On Sunday, April 24, Lawrence Enhancing Diversity in Science (LEDS) held a summit discussion focusing on intersectionality. The event took place in the Esch Hurvis Room of the Warch Campus Center from 1 p.m. to 3:30 p.m.
LEDS is a group formed by students and faculty in the natural sciences. Raymond H. Herzog Professor of Science and Professor of Biology Beth De Stasio, a founding member of LEDS, said, “We want faculty and students to learn about and explore together the issues facing marginalized groups, particularly in the sciences.” Junior and LEDS member Deepankar Tripurana said, “We also want to make people realize that these [topics] are not just […] accessory concepts […] They are actual and real issues that afflict the sciences that serve the same amount of seriousness as, say, a disease or public health initiative.”
He went on to say, “We hope LEDS helps other similar organizations to sprout and take charge in reforming their respective departments and student body in mindsight.” The summit on intersectionality was the third summit that LEDS has hosted this year. Previously, the group had hosted summits on diversity in the sciences and allyship. The group chose the topic of intersectionality based on feedback from the previous summits.
LEDS worked with Lawrence Women in Science (LUWIS) and the Committee on Diversity Affairs (CODA) to organize the summit. De Stasio remarked, “LUWIS members had great ideas and stories to share and CODA provided facilitators for the event.”
Before the event, attendees sat down at several round tables set up in the room. A table held an assortment of information on LEDS and LEDS stickers. Around the room, posters with notes from previous LEDS summits were displayed. A board near the entrance was set up for event coordinators to write notes from the event. Attendees included students and faculty from various departments on campus.
Intersectionality, as defined by sheets at the event, is “the interconnected nature of social categorizations such as race, class and gender as they apply to a given individual or group regarded as creating overlapping and interdependent systems of discrimination or disadvantage.”
At the beginning of the event, Tripurana read a short introduction on the definition and history of intersectionality. He explained that while people experience different forms of oppression due to differing identities, all forms are “valid” forms of oppression. He went on to explain that some individuals face multiple forms of oppression at once which puts them in a more disadvantaged position in society.
Next, facilitators wrote safe space guidelines on a board near the entrance of the room. Attendees worked through an icebreaker activity sheet about identity. Then each table began small group discussions on an article in The Washington Post titled “Why intersectionality can’t wait” by Kimberlé Crenshaw written on Sep. 24, 2015.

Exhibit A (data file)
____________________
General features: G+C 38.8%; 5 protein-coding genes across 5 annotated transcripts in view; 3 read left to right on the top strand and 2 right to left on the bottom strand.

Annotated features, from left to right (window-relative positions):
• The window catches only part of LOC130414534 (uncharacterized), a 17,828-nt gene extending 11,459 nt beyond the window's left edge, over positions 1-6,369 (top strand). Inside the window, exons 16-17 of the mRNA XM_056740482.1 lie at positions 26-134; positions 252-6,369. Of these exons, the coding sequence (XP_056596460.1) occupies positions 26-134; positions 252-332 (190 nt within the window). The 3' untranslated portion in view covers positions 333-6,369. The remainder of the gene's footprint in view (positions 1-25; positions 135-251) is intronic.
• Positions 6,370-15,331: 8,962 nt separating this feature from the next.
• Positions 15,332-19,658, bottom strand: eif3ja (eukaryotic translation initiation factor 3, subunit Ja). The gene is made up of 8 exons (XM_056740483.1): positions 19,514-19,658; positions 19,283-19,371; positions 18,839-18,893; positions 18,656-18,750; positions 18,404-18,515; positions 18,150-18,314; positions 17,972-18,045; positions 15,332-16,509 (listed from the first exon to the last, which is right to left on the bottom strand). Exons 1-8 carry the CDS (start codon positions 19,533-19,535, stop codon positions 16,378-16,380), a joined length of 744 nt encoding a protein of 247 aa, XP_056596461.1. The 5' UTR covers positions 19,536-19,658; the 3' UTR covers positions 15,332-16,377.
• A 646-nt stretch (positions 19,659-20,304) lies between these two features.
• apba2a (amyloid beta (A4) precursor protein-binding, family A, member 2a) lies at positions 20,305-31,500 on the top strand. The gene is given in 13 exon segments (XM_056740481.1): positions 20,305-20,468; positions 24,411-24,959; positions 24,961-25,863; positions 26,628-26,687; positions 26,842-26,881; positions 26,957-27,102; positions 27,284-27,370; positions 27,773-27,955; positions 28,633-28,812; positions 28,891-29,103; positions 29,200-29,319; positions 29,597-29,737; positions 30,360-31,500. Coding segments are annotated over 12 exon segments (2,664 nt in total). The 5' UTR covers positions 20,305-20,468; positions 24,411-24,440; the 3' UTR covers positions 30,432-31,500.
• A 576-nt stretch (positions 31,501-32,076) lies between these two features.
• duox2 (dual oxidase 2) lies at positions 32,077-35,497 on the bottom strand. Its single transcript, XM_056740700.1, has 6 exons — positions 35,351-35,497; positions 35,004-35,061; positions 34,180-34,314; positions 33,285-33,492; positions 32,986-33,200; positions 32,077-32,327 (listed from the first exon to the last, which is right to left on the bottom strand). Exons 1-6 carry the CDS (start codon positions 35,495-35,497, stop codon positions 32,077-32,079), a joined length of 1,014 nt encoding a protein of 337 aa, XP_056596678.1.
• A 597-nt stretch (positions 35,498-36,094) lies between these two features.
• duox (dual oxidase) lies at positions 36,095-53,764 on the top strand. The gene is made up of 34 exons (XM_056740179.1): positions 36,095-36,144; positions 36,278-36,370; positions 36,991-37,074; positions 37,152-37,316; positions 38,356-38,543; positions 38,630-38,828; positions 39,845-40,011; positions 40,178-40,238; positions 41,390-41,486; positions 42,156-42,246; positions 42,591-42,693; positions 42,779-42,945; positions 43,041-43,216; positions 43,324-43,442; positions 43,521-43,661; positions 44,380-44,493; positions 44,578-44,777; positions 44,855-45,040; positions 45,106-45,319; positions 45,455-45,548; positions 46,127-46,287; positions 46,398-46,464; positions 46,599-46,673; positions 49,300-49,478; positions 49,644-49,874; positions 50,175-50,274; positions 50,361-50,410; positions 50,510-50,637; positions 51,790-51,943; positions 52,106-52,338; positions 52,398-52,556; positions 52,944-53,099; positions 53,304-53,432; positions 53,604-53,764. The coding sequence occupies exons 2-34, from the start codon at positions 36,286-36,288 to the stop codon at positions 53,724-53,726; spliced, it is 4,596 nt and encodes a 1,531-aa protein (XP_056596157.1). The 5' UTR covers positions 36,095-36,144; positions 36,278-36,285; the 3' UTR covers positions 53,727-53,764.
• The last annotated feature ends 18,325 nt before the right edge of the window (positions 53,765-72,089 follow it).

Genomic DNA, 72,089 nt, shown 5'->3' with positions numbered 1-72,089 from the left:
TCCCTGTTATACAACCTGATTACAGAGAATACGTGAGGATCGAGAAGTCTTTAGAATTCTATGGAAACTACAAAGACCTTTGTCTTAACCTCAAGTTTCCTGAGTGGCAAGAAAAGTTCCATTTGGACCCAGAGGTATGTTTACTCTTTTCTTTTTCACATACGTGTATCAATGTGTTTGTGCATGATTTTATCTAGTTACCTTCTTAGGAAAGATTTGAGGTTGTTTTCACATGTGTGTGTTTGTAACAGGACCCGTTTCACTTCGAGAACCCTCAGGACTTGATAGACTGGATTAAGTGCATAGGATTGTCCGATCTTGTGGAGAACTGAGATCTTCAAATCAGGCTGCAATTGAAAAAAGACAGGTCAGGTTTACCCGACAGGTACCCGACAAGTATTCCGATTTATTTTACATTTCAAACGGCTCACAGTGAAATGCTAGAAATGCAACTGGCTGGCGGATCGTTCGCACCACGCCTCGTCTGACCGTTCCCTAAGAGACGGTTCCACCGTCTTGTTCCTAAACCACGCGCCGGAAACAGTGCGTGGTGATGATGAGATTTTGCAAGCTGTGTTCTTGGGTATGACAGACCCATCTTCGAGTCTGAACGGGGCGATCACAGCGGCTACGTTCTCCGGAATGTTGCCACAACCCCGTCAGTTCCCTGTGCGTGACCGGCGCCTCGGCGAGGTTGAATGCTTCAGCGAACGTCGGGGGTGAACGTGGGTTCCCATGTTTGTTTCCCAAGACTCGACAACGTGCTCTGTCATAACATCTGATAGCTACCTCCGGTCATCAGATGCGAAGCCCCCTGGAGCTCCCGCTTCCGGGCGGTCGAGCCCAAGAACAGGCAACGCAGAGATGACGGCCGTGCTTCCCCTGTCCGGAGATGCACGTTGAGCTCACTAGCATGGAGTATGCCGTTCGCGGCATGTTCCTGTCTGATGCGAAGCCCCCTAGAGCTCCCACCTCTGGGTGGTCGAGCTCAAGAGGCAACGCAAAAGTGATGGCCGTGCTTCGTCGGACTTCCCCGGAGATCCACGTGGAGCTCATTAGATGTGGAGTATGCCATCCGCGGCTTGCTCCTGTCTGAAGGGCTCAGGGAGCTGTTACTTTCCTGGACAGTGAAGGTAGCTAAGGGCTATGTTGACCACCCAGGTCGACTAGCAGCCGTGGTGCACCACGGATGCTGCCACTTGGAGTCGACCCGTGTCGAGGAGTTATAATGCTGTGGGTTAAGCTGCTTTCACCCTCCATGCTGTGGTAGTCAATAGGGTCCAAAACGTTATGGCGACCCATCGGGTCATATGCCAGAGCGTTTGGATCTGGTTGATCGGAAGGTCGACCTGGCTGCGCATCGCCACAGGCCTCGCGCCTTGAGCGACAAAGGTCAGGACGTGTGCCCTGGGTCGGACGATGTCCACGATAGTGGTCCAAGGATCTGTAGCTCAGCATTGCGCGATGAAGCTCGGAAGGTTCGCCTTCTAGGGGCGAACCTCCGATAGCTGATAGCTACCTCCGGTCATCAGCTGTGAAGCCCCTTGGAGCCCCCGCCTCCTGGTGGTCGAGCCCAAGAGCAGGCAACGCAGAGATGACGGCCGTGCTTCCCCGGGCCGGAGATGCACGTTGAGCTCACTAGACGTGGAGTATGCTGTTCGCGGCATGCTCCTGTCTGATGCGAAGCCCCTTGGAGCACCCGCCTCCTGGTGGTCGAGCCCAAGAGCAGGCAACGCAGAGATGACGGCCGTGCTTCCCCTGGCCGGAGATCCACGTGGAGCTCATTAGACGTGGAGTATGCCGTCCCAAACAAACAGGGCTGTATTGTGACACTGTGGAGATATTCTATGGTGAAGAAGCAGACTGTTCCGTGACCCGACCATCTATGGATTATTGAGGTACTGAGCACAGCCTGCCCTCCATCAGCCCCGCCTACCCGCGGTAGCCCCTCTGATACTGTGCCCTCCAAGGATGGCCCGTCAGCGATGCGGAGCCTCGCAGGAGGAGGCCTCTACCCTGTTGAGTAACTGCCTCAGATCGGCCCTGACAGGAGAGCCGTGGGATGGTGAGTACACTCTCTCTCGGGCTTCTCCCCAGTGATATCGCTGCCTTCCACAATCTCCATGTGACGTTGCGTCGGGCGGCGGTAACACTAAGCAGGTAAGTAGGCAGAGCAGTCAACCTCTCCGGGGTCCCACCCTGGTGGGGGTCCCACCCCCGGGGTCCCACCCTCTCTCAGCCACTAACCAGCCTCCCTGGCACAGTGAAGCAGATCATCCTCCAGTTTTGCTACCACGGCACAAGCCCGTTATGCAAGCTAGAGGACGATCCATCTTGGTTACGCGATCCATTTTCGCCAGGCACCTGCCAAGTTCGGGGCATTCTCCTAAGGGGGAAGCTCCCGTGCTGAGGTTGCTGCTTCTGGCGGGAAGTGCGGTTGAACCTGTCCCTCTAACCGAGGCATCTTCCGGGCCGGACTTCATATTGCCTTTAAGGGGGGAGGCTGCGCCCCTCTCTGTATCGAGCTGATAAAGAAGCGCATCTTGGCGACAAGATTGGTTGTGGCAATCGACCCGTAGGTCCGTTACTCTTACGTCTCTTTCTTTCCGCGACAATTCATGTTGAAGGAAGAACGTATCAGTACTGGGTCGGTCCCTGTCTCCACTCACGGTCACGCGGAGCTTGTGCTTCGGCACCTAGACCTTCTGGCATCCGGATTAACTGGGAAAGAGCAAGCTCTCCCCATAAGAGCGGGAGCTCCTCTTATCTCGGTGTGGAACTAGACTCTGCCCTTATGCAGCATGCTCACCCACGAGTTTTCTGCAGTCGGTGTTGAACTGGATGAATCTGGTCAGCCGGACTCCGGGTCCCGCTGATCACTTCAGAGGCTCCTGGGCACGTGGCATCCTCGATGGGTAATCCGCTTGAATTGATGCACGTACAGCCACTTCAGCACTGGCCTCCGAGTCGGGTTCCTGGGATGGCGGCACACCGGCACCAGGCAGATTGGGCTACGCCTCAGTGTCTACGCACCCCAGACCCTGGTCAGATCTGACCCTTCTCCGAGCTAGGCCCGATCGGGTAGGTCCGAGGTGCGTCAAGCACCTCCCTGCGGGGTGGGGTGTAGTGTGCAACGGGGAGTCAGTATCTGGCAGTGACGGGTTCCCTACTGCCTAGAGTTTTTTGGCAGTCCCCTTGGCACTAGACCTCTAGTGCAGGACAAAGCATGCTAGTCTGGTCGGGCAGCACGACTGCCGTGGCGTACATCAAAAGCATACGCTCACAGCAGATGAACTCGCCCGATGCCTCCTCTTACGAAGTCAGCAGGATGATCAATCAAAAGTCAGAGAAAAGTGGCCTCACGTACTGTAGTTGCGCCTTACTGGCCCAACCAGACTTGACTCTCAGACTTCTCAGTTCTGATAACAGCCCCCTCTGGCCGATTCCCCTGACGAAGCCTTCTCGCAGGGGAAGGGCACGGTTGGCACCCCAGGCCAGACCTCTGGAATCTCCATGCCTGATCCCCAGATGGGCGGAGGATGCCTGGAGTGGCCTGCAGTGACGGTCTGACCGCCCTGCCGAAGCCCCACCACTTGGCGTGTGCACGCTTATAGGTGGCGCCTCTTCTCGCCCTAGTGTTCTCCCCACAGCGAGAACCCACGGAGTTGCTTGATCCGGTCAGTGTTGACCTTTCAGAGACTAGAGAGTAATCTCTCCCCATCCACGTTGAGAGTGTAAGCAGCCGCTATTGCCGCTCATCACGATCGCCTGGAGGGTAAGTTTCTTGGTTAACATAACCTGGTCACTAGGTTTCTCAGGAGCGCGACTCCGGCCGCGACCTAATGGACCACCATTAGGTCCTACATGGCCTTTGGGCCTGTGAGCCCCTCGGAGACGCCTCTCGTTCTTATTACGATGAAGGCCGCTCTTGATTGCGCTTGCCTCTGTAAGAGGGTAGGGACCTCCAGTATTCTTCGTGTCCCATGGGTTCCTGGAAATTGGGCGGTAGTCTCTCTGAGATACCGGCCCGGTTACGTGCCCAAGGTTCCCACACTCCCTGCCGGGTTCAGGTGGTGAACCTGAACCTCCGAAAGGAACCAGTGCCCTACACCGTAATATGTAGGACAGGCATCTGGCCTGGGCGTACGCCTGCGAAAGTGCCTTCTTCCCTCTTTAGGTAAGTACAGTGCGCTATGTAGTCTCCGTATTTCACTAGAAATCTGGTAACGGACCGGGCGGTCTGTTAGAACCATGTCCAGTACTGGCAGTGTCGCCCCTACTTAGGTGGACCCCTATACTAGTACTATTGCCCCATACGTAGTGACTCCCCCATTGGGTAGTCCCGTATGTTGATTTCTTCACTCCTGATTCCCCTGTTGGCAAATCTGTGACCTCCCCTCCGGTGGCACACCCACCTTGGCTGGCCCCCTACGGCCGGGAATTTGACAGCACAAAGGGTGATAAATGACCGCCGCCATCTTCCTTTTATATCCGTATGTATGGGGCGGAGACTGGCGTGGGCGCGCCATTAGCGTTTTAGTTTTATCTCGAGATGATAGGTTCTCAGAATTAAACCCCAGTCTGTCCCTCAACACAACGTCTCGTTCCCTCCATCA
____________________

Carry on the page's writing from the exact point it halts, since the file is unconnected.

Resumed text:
Crenshaw defined intersectionality as “an analytic sensibility, a way of thinking about identity and its relationship to power.” Crenshaw gave examples of intersectionality such as “people of color within LGBTQ movements, trans women within feminist movements and people with disabilities fighting police abuse.” Crenshaw declared, “All face vulnerabilities that reflect the intersections of racism, sexism, class oppression, transphobia, able-ism and more.”
Next, each table read and discussed short stories. Students and faculty submitted the stories anonymously to LEDS before the event. Each table shared highlights of their discussion with the whole room. Discussion topics included family and work accommodations, mental health and work expectations, gender stereotypes in the workplace, diversity in science and addressing gender and diversity in academic advisor meetings.
Associate Professor of Physics Doug Martin said, “This summit compels me to continue reading and working to improve my actions in the classroom and outside the classroom here at Lawrence.” He went on to say, “Events like this help me plan the structure of my courses and the shape of my classroom, the literal shape this term, to be more inclusive. Events like this help me be more aware of the impact of my language and, I hope, help me better explain ideas in a way that students understand what I mean in the classroom and in individual meetings.”
Tripurana stated, “The issues we are finally addressing in the sciences are not isolated to only the sciences. Diversity, allyship and intersectionality are just as applicable to other departments on campus as they are in the sciences, like the social sciences and humanities.”
De Stasio hopes “that understanding will lead us all to reach out and support one another, that we become even more willing to engage with, and support, people who are different from ourselves in some way, and that we will better understand the negative impact stereotyping, gender norms, hidden assumptions, and stigmatizing can have on student learning and student health and well-being.”